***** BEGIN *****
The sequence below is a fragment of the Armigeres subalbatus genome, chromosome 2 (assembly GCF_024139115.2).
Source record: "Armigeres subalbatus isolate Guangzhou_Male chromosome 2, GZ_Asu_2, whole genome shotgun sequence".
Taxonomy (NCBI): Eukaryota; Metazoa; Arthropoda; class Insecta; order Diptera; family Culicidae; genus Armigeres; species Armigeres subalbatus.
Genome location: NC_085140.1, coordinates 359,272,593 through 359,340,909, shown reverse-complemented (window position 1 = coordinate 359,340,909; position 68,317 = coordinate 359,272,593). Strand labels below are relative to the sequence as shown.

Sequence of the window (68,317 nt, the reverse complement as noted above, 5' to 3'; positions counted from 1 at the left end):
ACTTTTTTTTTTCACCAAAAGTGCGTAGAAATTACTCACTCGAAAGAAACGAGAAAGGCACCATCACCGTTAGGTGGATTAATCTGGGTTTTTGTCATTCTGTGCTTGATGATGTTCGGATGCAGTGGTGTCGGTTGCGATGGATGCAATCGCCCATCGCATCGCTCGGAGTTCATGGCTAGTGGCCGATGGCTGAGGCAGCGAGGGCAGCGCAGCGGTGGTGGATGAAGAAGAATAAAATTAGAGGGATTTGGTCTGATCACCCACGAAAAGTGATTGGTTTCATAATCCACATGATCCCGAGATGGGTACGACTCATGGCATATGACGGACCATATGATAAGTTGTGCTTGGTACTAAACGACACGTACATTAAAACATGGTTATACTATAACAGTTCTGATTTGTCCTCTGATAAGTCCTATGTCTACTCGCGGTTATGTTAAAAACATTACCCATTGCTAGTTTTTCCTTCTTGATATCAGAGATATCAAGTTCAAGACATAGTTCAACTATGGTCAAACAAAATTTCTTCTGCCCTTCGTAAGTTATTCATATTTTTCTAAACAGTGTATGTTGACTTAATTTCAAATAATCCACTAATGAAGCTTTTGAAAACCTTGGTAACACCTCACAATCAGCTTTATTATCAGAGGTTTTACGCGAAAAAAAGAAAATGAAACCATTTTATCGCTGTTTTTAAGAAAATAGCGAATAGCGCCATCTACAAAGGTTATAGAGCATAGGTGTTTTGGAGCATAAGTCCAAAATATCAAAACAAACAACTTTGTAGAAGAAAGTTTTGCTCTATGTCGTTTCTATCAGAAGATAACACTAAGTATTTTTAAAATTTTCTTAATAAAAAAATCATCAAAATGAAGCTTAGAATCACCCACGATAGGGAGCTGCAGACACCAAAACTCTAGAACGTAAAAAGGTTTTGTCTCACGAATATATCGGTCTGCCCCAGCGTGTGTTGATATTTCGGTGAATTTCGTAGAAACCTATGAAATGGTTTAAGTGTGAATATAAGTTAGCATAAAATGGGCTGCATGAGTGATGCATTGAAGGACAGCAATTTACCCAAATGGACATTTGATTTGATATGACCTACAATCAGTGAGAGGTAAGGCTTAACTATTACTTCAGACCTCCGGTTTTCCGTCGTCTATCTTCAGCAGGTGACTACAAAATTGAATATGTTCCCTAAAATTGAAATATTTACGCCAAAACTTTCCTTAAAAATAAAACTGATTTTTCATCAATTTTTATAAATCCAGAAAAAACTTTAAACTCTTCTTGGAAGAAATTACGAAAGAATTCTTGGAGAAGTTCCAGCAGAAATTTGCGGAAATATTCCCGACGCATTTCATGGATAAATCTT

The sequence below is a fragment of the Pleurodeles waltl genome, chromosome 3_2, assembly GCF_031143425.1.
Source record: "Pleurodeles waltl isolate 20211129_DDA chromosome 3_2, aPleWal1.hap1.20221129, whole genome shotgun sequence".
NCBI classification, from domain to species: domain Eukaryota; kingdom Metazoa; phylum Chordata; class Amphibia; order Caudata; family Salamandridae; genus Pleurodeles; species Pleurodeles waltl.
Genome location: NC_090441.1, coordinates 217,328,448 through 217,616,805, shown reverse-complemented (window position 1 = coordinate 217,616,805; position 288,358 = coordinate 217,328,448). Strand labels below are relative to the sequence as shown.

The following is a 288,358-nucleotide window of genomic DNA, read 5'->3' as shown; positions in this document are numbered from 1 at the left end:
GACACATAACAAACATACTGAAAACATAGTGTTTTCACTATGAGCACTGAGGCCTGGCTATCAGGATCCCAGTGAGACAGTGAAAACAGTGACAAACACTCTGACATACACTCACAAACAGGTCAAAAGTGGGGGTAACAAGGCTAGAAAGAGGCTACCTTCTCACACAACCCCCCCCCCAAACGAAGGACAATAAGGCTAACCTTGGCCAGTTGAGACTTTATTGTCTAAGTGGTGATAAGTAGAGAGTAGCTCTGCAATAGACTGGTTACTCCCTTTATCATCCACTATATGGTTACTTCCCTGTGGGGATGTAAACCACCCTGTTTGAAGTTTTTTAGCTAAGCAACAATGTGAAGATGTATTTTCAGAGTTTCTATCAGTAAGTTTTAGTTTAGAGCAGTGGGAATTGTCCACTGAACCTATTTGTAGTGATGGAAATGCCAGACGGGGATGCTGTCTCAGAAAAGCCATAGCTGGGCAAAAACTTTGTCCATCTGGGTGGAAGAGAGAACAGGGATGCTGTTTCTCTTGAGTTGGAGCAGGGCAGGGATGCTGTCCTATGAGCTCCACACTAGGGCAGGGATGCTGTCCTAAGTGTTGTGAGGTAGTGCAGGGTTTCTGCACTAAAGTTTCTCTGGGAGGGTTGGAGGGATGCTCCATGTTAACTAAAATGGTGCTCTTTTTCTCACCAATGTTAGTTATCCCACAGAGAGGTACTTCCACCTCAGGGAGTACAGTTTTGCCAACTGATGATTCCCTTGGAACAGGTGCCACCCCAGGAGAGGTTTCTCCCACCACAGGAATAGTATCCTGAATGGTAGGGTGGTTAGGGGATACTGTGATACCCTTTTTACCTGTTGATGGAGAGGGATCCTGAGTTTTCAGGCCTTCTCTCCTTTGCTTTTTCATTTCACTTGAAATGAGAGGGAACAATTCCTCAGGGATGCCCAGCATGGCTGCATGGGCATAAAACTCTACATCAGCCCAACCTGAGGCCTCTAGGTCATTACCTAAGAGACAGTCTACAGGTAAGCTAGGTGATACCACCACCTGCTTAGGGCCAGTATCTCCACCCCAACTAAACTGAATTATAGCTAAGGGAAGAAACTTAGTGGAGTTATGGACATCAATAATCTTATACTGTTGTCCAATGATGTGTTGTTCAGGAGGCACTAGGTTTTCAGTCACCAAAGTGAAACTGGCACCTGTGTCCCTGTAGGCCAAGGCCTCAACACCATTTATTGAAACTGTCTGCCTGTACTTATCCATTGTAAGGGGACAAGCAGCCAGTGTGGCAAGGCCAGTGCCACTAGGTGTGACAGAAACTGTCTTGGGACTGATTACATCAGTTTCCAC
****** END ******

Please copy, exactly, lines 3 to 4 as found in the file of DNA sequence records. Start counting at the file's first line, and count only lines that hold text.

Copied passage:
Taxonomy (NCBI): Eukaryota; Metazoa; Arthropoda; class Insecta; order Diptera; family Culicidae; genus Armigeres; species Armigeres subalbatus.
Genome location: NC_085140.1, coordinates 359,272,593 through 359,340,909, shown reverse-complemented (window position 1 = coordinate 359,340,909; position 68,317 = coordinate 359,272,593). Strand labels below are relative to the sequence as shown.